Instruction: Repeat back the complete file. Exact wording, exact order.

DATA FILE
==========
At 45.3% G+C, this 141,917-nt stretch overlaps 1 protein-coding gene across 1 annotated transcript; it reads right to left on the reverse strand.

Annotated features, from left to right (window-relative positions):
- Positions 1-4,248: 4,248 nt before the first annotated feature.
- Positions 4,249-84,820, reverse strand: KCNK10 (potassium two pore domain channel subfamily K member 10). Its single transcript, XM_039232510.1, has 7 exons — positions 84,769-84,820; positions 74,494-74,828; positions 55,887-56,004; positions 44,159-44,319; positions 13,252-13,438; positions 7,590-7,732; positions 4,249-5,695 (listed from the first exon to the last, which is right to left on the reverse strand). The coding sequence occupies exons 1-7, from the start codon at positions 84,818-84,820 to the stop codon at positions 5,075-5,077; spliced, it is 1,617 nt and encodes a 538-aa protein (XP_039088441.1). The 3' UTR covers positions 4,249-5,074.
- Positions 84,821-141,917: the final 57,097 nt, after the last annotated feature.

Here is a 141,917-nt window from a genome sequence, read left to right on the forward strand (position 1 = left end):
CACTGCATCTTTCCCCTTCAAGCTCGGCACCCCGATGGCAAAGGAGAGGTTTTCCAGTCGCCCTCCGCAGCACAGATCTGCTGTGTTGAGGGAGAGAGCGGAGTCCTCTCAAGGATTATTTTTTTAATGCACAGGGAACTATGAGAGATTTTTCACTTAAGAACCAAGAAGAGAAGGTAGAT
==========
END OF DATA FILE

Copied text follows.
At 45.3% G+C, this 141,917-nt stretch overlaps 1 protein-coding gene across 1 annotated transcript; it reads right to left on the reverse strand.

Annotated features, from left to right (window-relative positions):
- Positions 1-4,248: 4,248 nt before the first annotated feature.
- Positions 4,249-84,820, reverse strand: KCNK10 (potassium two pore domain channel subfamily K member 10). Its single transcript, XM_039232510.1, has 7 exons — positions 84,769-84,820; positions 74,494-74,828; positions 55,887-56,004; positions 44,159-44,319; positions 13,252-13,438; positions 7,590-7,732; positions 4,249-5,695 (listed from the first exon to the last, which is right to left on the reverse strand). The coding sequence occupies exons 1-7, from the start codon at positions 84,818-84,820 to the stop codon at positions 5,075-5,077; spliced, it is 1,617 nt and encodes a 538-aa protein (XP_039088441.1). The 3' UTR covers positions 4,249-5,074.
- Positions 84,821-141,917: the final 57,097 nt, after the last annotated feature.

Here is a 141,917-nt window from a genome sequence, read left to right on the forward strand (position 1 = left end):
CACTGCATCTTTCCCCTTCAAGCTCGGCACCCCGATGGCAAAGGAGAGGTTTTCCAGTCGCCCTCCGCAGCACAGATCTGCTGTGTTGAGGGAGAGAGCGGAGTCCTCTCAAGGATTATTTTTTTAATGCACAGGGAACTATGAGAGATTTTTCACTTAAGAACCAAGAAGAGAAGGTAGAT